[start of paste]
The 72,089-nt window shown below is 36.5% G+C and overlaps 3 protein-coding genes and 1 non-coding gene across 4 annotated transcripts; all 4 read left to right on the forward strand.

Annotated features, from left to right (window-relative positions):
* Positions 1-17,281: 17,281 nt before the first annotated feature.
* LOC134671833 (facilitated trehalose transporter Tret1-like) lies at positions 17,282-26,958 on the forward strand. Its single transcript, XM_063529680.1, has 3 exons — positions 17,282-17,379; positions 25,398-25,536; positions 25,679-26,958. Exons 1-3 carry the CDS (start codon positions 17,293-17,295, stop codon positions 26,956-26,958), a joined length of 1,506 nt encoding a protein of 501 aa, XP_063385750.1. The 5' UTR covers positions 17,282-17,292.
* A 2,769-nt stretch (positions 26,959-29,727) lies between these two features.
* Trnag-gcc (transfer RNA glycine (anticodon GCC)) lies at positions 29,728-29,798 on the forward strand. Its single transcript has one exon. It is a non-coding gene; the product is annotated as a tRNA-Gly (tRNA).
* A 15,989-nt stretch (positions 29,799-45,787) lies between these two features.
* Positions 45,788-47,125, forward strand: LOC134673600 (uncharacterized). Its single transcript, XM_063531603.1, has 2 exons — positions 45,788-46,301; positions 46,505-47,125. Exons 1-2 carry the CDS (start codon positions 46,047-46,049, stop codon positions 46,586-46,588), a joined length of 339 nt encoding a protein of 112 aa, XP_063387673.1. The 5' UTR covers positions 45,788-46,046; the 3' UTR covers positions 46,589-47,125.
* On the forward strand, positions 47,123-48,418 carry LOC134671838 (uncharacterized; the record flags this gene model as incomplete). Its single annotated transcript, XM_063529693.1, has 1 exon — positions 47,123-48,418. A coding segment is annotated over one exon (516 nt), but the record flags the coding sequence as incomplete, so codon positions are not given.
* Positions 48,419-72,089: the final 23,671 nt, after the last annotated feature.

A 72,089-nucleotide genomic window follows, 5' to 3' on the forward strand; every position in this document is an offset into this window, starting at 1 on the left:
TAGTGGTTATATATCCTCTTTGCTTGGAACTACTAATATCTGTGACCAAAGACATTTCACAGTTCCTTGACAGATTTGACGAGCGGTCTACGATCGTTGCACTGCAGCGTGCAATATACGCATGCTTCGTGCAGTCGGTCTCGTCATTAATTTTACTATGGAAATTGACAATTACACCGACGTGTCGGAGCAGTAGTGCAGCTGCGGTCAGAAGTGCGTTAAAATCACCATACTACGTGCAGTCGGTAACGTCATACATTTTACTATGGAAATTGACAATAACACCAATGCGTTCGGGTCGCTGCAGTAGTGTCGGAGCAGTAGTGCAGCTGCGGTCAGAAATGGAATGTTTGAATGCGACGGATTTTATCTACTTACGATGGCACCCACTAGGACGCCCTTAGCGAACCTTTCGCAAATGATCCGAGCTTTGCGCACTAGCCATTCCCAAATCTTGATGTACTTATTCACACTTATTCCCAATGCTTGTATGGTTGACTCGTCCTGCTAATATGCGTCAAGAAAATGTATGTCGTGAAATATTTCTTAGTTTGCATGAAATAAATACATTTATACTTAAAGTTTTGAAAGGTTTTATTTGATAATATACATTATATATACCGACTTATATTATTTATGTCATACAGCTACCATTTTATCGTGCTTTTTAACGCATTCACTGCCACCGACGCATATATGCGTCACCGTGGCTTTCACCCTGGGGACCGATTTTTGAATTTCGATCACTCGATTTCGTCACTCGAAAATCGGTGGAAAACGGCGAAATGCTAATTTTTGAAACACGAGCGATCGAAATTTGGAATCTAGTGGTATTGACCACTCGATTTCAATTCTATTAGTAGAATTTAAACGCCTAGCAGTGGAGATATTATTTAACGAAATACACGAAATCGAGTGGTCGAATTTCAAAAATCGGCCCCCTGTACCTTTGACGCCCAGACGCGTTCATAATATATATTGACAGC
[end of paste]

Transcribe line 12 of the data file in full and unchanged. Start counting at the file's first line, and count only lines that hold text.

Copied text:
TAGTGGTTATATATCCTCTTTGCTTGGAACTACTAATATCTGTGACCAAAGACATTTCACAGTTCCTTGACAGATTTGACGAGCGGTCTACGATCGTTGCACTGCAGCGTGCAATATACGCATGCTTCGTGCAGTCGGTCTCGTCATTAATTTTACTATGGAAATTGACAATTACACCGACGTGTCGGAGCAGTAGTGCAGCTGCGGTCAGAAGTGCGTTAAAATCACCATACTACGTGCAGTCGGTAACGTCATACATTTTACTATGGAAATTGACAATAACACCAATGCGTTCGGGTCGCTGCAGTAGTGTCGGAGCAGTAGTGCAGCTGCGGTCAGAAATGGAATGTTTGAATGCGACGGATTTTATCTACTTACGATGGCACCCACTAGGACGCCCTTAGCGAACCTTTCGCAAATGATCCGAGCTTTGCGCACTAGCCATTCCCAAATCTTGATGTACTTATTCACACTTATTCCCAATGCTTGTATGGTTGACTCGTCCTGCTAATATGCGTCAAGAAAATGTATGTCGTGAAATATTTCTTAGTTTGCATGAAATAAATACATTTATACTTAAAGTTTTGAAAGGTTTTATTTGATAATATACATTATATATACCGACTTATATTATTTATGTCATACAGCTACCATTTTATCGTGCTTTTTAACGCATTCACTGCCACCGACGCATATATGCGTCACCGTGGCTTTCACCCTGGGGACCGATTTTTGAATTTCGATCACTCGATTTCGTCACTCGAAAATCGGTGGAAAACGGCGAAATGCTAATTTTTGAAACACGAGCGATCGAAATTTGGAATCTAGTGGTATTGACCACTCGATTTCAATTCTATTAGTAGAATTTAAACGCCTAGCAGTGGAGATATTATTTAACGAAATACACGAAATCGAGTGGTCGAATTTCAAAAATCGGCCCCCTGTACCTTTGACGCCCAGACGCGTTCATAATATATATTGACAGC